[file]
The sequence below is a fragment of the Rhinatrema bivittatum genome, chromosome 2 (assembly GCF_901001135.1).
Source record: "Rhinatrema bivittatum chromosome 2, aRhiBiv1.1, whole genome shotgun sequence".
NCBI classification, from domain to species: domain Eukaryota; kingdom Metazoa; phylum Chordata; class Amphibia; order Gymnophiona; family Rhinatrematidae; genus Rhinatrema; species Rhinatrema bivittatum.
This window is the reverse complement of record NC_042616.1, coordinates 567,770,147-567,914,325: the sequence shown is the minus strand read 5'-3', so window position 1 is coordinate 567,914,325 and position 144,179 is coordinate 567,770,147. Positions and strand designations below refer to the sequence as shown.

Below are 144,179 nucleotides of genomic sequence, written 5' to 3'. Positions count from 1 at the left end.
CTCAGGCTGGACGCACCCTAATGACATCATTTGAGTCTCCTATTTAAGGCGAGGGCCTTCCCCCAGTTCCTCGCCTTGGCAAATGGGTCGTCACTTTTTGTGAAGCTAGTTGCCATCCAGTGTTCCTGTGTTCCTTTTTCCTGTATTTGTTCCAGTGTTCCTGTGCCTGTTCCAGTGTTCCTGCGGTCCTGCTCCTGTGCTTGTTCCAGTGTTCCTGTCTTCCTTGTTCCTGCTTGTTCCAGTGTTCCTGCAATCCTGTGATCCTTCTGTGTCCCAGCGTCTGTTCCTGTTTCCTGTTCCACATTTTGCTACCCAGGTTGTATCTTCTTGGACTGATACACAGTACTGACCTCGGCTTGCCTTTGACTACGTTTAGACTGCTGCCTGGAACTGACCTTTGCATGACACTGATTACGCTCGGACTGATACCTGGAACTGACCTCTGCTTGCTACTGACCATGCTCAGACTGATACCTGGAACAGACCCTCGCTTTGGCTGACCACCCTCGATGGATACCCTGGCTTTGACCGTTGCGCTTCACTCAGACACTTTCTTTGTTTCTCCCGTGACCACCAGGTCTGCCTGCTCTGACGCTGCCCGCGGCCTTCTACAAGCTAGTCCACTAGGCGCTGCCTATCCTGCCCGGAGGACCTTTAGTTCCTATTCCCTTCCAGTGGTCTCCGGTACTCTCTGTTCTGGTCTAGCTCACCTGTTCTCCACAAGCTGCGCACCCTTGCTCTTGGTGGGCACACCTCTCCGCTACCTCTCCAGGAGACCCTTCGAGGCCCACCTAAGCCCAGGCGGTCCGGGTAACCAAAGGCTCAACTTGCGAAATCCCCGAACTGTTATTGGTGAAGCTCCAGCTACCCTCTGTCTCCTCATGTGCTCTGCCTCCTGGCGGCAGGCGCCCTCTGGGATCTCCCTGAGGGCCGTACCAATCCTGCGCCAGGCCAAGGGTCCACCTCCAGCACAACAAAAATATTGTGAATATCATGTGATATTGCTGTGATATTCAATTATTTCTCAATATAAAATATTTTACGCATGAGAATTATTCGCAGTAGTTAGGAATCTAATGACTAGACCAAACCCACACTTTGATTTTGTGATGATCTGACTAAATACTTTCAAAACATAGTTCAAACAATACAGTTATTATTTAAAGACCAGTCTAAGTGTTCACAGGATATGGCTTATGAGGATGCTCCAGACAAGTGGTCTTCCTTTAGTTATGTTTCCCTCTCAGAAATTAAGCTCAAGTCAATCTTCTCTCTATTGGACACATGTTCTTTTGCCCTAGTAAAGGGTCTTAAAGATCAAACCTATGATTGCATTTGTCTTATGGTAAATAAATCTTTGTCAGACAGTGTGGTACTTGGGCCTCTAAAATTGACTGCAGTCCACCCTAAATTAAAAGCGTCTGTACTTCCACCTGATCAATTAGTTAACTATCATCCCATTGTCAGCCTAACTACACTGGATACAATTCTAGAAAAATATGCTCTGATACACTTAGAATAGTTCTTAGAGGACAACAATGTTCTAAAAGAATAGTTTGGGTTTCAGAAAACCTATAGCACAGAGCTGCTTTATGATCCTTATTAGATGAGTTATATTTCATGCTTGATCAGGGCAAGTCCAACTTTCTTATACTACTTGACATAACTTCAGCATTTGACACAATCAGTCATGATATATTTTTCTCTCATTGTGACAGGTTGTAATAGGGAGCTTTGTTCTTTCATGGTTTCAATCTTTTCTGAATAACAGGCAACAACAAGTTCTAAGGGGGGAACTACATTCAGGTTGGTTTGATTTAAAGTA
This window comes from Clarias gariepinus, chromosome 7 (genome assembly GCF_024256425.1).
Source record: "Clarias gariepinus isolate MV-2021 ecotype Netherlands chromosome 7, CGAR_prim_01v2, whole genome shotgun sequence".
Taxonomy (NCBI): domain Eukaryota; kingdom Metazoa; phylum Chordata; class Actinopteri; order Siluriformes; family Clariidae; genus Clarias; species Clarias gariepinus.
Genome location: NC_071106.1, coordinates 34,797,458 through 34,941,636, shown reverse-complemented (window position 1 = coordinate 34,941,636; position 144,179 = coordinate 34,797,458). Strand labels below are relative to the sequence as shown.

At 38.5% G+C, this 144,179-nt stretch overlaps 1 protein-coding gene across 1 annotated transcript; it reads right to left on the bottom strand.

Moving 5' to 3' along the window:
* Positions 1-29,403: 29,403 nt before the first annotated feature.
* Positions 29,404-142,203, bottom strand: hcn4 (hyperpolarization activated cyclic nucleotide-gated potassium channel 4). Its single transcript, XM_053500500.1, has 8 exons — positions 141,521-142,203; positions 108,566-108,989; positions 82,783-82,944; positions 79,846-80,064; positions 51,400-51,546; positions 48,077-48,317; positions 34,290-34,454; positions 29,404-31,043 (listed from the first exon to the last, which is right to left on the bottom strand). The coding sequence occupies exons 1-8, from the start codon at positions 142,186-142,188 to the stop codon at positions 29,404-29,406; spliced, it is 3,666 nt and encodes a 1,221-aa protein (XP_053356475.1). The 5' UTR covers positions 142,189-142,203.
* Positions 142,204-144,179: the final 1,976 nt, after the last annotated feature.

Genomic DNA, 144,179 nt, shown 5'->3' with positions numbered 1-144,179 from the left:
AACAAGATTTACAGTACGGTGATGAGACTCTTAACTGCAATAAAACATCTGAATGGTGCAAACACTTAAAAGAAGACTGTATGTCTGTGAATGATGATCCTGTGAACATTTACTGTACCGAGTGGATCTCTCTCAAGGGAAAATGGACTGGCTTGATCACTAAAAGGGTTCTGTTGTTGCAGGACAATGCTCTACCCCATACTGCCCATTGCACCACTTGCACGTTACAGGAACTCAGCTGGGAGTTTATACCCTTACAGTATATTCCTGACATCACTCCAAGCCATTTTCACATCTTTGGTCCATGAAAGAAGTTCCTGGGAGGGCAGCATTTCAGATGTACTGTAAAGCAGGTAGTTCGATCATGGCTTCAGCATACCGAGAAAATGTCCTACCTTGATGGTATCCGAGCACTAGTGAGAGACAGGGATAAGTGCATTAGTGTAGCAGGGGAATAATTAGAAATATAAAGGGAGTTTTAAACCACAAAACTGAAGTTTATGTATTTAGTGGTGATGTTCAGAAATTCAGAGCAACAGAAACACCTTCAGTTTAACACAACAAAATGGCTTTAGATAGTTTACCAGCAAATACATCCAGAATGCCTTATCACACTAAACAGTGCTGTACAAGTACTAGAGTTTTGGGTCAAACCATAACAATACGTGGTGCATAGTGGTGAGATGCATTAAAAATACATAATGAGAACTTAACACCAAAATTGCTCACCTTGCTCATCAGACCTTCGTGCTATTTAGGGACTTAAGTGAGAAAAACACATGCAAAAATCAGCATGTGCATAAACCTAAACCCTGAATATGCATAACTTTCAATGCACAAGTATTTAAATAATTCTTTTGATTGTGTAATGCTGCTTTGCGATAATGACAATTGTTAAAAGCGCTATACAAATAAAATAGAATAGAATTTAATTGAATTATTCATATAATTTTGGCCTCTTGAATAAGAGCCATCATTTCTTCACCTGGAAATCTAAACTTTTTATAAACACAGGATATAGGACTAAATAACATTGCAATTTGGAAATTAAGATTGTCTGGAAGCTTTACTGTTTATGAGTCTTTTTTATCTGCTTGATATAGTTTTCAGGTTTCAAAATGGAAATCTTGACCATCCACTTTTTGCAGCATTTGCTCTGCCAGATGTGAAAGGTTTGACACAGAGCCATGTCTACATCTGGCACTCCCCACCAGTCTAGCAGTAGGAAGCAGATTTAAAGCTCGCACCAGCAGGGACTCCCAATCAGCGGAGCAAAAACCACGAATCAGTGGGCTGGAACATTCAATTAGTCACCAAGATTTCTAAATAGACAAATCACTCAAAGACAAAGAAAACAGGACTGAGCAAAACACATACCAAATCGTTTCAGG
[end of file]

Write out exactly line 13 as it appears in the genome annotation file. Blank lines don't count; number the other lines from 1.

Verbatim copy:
* Positions 1-29,403: 29,403 nt before the first annotated feature.